This Plant Extract Fights Inflammation

Disclaimer: Results are not guaranteed*** and may vary from person to person***.

Resveratrol, a popular plant extract, has long been known to prolong life in yeast and some animals. That is due to its anti-inflammatory and antioxidant abilities. As it turns out, these same abilities are at work in the human body, too.

That’s where it gets interesting. Researchers at the University at Buffalo have found evidence that resveratrol could suppress inflammation in people. It’s based on what is believed to be the first human trial of the extract. The finding is set for publication in the “Journal of Clinical Endocrinology & Metabolism.”

Resveratrol is produced naturally by some plants when a plant is under attack by a bacteria or fungi. More famously in natural medicine, it is found in the skin of red grapes and, as a result, floating in red wine and grape juice. You can find it in any health store.

The plant-based compound has been shown to prolong life and to reduce the rate of aging in several living things: yeast, roundworms and fruit flies, to be exact. (That may be why red wine is a favorite drink for the flies.) This is thought to be because resveratrol strengthens a gene (i.e. increases its expression) that is linked to living longer.

Resveratrol is also thought to play a role in insulin resistance, a condition related to oxidative stress, which has a significant detrimental effect on overall health. Since there was no information on how this applies to humans, the researchers decided to determine if the compound reduces the level of oxidative and inflammatory stress in more advanced living things: namely, humans.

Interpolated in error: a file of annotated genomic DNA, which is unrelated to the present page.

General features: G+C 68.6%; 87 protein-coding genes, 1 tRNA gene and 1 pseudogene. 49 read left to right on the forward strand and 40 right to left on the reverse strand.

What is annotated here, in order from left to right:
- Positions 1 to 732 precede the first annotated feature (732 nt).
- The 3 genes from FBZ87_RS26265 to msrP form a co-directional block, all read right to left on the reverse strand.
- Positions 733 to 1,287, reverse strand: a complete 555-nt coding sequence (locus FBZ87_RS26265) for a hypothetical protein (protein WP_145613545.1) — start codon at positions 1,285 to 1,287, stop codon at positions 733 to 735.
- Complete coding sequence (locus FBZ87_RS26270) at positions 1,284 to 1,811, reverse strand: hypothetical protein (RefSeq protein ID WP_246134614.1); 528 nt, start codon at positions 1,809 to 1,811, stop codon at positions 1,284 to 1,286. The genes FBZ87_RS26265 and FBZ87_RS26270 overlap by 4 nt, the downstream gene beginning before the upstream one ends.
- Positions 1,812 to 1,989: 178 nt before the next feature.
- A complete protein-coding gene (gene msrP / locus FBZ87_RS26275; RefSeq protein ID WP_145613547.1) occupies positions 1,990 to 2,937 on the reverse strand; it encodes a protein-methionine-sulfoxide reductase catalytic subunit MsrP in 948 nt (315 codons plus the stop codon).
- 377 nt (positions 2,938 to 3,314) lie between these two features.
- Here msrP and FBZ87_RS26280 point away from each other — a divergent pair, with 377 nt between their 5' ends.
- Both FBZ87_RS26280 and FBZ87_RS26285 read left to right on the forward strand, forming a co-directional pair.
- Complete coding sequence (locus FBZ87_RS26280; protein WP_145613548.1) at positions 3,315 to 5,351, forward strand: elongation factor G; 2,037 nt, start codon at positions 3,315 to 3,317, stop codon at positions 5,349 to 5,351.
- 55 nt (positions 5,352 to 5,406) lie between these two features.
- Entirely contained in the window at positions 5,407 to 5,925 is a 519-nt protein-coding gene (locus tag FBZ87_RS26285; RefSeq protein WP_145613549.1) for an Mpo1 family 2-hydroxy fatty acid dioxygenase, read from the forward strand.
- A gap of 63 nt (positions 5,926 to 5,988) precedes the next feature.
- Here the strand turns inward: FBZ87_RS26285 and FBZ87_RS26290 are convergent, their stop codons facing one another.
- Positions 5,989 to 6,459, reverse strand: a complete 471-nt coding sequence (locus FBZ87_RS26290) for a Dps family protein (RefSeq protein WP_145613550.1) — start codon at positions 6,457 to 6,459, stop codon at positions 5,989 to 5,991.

They used a supplement containing 40 mg of resveratrol in the study. One group of 10 participants received the supplement, while the other group received placebo. Participants took the pill once a day for six weeks. Researchers took blood samples at the start of the trial and at weeks one, three and six.

Results showed that resveratrol suppressed free radicals, which are the dangerous, unstable molecules known to cause oxidative stress and inflammation, thus damaging cells and blood vessels. Researchers also noted fewer markers of inflammation in those who took the supplement. This, the study said, helps shield the body from type 2 diabetes, aging, heart disease, and stroke.

Those on the placebo had no change in inflammation. So, as of now, this is good news for a very promising supplement.




WANT MORE HEALTH NEWS & UPDATES?
Sign up for the latest health news, tips and special product offers with our daily Free e-Letters, the Doctors Health Press e-Bulletin and the Health eTalk with the Bel Marra Doctors.

Opt-in by entering your e-mail address below and clicking submit. Your e-mail will never be shared, sold or rented to anyone for promotional or advertising purposes, and you can unsubscribe easily at any time.

Yes, I’m opting in for the FREE Doctors Health Press e-Bulletin and
Health eTalk with the Bel Marra Doctors:

About the Author, Browse 's Articles

Doctors Health Press publishes daily health articles and monthly health newsletters for a wide array of alternative and natural health topics like healing foods, homeopathic medicine, traditional Chinese medicine, hidden cures for common illnesses, and natural self-healing. Doctors Health Press also publishes books and reports that provide timely health breakthroughs, always focusing on natural and alternative health. Topics include omega health, prostate health, natural weight loss, natural diabetes cures, heart health, stroke prevention, secret herbal cures, vision health, anti-aging, sexual... Read Full Bio »